Many people don’t realize but companies spend awful amount of money on research in order to find the best way of calculating risks and pricing policies accurately. Assessing the perils associated with insuring vehicles better can give them competitive edge over rivals. Furthermore, it makes sure that good ones don’t subsidize premiums of perilous drivers and everyone pays their fair share.
Risk assessment indicators are generally proprietary calculation methods used by car insurance underwriters to determine the likelihood of receiving claims. They usually take some of the information from a credit report and make sense of it with own formula and rate the exposure accordingly. People may think that this isn’t something they should care about but its relevance will be clearer as you read it through.
Some companies may be mixing this information with other statistical data relevant to the purpose like how many people with low scores submitted claims in the past in comparison to people on the higher end of the scale. Probably actuaries have a field day with various combinations and try to come up with meaningful readings that can be used as actionable intelligence.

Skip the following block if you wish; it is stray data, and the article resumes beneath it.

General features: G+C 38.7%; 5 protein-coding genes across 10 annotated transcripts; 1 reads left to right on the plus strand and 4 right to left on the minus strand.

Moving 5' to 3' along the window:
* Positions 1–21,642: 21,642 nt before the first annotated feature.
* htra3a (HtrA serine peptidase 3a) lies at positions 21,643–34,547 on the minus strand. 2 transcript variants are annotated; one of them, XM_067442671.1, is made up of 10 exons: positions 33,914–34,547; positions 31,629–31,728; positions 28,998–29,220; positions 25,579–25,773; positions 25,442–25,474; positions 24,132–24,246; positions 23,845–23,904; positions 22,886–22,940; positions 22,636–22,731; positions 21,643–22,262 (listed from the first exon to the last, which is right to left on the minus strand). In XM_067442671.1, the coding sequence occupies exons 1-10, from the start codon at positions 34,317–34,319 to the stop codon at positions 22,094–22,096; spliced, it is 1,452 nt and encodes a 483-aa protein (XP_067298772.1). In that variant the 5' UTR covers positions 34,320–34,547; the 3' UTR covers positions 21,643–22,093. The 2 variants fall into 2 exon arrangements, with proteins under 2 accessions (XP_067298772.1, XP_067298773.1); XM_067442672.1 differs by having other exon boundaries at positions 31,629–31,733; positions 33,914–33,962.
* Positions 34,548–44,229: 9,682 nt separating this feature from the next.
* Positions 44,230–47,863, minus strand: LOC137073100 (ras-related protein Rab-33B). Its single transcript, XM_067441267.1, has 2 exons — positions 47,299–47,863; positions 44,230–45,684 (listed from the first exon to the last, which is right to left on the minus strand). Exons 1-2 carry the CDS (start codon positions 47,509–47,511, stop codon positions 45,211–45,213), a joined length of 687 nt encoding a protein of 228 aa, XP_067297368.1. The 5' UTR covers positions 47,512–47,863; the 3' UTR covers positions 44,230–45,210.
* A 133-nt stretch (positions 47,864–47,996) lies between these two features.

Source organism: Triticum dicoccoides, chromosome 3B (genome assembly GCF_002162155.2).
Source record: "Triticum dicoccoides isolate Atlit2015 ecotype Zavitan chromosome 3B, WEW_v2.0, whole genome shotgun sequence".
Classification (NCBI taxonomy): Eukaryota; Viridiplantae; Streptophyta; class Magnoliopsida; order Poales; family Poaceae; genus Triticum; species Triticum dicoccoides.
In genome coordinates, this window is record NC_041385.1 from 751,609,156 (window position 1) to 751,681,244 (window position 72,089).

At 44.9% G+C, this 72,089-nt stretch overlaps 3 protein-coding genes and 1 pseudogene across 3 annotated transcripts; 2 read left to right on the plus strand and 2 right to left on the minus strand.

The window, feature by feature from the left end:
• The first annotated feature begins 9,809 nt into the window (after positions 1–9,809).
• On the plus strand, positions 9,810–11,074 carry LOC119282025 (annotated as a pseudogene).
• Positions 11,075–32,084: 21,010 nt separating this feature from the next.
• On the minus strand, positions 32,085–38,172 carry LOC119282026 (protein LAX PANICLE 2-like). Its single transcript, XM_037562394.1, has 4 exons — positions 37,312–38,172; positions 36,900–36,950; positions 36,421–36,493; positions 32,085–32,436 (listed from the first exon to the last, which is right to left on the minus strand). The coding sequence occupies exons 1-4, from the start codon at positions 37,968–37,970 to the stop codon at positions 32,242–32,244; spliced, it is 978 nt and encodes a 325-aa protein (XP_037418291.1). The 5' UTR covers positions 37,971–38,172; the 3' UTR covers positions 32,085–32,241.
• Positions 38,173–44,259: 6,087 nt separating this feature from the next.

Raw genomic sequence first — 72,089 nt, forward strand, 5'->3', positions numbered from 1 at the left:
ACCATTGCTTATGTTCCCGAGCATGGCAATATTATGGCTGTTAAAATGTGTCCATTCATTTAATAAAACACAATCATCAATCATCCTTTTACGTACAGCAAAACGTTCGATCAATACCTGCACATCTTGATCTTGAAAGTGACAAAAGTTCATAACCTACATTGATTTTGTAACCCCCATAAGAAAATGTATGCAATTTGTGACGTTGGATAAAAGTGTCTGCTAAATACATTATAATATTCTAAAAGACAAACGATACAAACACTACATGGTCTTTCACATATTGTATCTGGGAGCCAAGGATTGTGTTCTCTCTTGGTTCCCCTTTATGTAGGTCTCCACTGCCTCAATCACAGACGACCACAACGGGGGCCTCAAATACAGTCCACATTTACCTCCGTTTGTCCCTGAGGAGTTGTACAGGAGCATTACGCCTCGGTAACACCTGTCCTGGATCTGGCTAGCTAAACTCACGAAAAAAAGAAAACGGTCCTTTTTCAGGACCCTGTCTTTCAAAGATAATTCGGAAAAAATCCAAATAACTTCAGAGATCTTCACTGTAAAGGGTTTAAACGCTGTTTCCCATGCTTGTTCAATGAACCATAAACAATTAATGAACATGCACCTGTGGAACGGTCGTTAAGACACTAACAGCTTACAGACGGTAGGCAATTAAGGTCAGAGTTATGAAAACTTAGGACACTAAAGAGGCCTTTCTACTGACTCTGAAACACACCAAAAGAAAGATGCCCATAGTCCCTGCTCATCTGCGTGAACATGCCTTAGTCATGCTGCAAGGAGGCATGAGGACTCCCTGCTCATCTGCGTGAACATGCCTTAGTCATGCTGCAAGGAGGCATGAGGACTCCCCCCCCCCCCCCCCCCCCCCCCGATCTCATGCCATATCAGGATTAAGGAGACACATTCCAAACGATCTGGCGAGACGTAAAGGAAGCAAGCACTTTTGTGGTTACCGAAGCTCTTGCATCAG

It is all about predicting the future claims these days that sometimes past history can be left in the back-burner. In another words, an applicant with clean financial trail, good education and safe zip code can pay cheaper premium even with a small claim a year ago than someone from a poorer end of the town with one or two money problems but otherwise perfect driving record.
If they get it right, good drivers are rewarded with much lower rates and bad ones will have to pay the price. In other words, auto insurance risk assessment indicators are used to determine a fair premium for everyone and therefore you may want to know about them. They generally take credit score, look at how you handle your finances and include a few other factors.
They keep adding new risk indicators like wealth, education, occupation, credit history and so and this affects the rates of existing policyholders. As a result, customers may lose out in two ways. They lose out when their current insurers’ rates go up and they stay put. Also, they lose if another company reduces prices for the type of driver they are because they haven’t taken advantage of these savings.
For a vehicle owner who keeps checking for the best deal and switch wherever necessary it doesn’t matter how a particular carrier calculates premiums. Coverage being the same, they just look at the bottom figure and choose the lowest quote. Alternatively, they go with the best coverage while the prices are similar compared to competitors.